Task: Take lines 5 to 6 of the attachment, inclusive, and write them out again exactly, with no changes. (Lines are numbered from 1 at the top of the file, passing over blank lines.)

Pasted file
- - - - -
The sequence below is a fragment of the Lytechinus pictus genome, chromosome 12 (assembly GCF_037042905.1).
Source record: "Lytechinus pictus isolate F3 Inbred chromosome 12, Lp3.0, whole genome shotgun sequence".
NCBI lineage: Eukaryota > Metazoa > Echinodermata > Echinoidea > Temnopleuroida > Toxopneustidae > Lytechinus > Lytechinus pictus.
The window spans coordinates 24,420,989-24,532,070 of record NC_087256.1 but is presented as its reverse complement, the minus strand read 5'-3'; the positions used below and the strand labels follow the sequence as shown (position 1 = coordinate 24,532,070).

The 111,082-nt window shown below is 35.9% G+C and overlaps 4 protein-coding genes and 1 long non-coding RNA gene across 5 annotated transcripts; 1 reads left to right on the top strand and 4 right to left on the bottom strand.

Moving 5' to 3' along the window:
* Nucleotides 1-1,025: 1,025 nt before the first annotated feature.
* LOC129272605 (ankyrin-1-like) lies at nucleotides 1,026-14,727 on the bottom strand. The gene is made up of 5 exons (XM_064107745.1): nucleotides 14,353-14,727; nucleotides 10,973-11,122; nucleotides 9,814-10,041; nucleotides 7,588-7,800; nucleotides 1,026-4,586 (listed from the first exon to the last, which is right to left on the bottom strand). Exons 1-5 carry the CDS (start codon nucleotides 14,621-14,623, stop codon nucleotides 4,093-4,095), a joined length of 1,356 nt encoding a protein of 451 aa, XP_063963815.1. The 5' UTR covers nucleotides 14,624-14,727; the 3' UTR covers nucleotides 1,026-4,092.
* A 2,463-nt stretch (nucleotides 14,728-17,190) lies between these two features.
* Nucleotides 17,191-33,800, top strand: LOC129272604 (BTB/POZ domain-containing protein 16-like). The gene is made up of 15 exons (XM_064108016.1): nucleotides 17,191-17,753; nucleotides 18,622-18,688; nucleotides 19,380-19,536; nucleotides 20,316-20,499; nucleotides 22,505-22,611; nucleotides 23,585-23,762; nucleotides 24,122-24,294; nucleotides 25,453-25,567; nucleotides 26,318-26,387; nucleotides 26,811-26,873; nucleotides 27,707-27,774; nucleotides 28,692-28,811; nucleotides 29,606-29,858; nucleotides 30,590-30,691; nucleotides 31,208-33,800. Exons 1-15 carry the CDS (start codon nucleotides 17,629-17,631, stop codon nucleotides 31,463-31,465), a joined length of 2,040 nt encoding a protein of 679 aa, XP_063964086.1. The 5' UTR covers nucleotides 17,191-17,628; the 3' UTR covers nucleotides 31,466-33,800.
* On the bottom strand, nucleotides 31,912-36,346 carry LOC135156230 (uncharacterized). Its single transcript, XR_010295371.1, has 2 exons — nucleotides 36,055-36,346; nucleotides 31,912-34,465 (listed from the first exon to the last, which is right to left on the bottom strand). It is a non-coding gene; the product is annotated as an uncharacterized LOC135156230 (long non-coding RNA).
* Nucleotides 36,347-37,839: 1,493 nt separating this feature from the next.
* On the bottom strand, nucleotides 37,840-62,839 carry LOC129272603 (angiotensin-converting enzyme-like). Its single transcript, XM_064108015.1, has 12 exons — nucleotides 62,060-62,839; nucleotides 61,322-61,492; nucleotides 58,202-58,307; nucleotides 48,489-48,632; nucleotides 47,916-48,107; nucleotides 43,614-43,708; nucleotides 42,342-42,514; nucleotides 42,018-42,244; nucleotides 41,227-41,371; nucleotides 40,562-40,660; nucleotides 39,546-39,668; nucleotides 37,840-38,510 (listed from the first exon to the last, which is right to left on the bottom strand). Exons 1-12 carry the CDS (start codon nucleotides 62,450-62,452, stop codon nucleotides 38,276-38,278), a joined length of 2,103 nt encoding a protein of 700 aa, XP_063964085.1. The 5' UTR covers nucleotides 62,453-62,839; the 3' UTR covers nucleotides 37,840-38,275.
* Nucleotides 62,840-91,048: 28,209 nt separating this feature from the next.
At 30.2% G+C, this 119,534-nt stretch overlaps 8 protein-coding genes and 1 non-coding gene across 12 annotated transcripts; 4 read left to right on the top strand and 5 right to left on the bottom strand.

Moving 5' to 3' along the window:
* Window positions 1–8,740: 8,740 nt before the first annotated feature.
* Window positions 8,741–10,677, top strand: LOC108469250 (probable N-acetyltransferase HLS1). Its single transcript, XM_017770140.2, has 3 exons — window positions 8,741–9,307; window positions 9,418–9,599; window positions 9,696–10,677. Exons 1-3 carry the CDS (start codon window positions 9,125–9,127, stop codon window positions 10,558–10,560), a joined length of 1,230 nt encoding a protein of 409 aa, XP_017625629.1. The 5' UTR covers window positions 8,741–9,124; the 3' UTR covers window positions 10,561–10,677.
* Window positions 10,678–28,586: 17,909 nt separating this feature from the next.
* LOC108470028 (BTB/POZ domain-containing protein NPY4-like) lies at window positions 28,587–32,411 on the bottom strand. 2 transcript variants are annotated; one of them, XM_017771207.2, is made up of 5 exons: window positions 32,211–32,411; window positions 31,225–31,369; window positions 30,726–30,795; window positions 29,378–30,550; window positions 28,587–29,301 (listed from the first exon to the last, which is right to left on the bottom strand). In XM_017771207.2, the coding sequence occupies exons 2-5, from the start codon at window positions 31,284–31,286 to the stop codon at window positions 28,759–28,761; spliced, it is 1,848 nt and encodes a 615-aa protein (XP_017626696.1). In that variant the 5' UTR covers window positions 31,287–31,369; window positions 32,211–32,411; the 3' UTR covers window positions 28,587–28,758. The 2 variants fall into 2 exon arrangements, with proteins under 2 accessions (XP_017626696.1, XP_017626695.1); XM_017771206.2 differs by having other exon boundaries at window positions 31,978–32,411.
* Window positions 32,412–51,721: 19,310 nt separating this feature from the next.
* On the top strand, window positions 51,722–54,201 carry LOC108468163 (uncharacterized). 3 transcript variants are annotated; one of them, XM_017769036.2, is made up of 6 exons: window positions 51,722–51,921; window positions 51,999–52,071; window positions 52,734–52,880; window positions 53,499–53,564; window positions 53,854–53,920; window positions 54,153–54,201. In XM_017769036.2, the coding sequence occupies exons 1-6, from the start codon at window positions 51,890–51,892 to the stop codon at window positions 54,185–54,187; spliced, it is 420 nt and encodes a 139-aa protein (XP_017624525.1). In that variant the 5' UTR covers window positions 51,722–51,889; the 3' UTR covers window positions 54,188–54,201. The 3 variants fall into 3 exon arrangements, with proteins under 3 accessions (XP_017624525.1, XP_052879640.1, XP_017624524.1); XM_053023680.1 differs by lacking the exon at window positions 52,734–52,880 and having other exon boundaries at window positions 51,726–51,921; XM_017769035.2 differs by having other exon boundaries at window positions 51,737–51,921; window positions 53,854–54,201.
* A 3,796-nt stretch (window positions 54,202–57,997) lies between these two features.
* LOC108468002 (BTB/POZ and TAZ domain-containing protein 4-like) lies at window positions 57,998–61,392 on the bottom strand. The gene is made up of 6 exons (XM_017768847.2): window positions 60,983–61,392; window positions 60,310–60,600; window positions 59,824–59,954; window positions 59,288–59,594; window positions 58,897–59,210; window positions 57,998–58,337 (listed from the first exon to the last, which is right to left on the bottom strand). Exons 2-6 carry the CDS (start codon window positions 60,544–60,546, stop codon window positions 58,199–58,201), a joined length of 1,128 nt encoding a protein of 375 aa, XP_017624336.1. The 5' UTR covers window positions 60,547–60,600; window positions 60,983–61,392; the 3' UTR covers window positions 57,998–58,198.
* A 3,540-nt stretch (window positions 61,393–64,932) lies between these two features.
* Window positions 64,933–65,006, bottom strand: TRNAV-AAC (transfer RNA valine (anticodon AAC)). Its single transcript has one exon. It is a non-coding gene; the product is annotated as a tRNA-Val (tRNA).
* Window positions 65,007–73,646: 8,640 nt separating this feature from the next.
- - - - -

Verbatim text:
The 111,082-nt window shown below is 35.9% G+C and overlaps 4 protein-coding genes and 1 long non-coding RNA gene across 5 annotated transcripts; 1 reads left to right on the top strand and 4 right to left on the bottom strand.

Moving 5' to 3' along the window: